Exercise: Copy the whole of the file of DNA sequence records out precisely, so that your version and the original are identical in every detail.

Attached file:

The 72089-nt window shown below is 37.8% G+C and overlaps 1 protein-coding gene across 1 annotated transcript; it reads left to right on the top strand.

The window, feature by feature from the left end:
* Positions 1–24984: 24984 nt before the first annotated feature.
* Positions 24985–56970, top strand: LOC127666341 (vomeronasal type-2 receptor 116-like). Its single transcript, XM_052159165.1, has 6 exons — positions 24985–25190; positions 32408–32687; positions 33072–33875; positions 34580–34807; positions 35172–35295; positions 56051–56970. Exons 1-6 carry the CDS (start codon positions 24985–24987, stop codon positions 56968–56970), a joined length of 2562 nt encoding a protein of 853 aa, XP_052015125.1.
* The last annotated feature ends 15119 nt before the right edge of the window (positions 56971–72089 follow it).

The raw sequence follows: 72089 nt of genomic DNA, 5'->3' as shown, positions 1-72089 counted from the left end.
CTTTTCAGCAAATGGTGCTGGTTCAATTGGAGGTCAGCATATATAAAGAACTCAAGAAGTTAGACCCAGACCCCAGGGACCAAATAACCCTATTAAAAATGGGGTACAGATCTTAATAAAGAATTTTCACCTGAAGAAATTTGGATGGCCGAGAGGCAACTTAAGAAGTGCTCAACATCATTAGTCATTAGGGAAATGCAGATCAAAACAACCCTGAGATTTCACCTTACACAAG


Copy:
The 72089-nt window shown below is 37.8% G+C and overlaps 1 protein-coding gene across 1 annotated transcript; it reads left to right on the top strand.

The window, feature by feature from the left end:
* Positions 1–24984: 24984 nt before the first annotated feature.
* Positions 24985–56970, top strand: LOC127666341 (vomeronasal type-2 receptor 116-like). Its single transcript, XM_052159165.1, has 6 exons — positions 24985–25190; positions 32408–32687; positions 33072–33875; positions 34580–34807; positions 35172–35295; positions 56051–56970. Exons 1-6 carry the CDS (start codon positions 24985–24987, stop codon positions 56968–56970), a joined length of 2562 nt encoding a protein of 853 aa, XP_052015125.1.
* The last annotated feature ends 15119 nt before the right edge of the window (positions 56971–72089 follow it).

The raw sequence follows: 72089 nt of genomic DNA, 5'->3' as shown, positions 1-72089 counted from the left end.
CTTTTCAGCAAATGGTGCTGGTTCAATTGGAGGTCAGCATATATAAAGAACTCAAGAAGTTAGACCCAGACCCCAGGGACCAAATAACCCTATTAAAAATGGGGTACAGATCTTAATAAAGAATTTTCACCTGAAGAAATTTGGATGGCCGAGAGGCAACTTAAGAAGTGCTCAACATCATTAGTCATTAGGGAAATGCAGATCAAAACAACCCTGAGATTTCACCTTACACAAG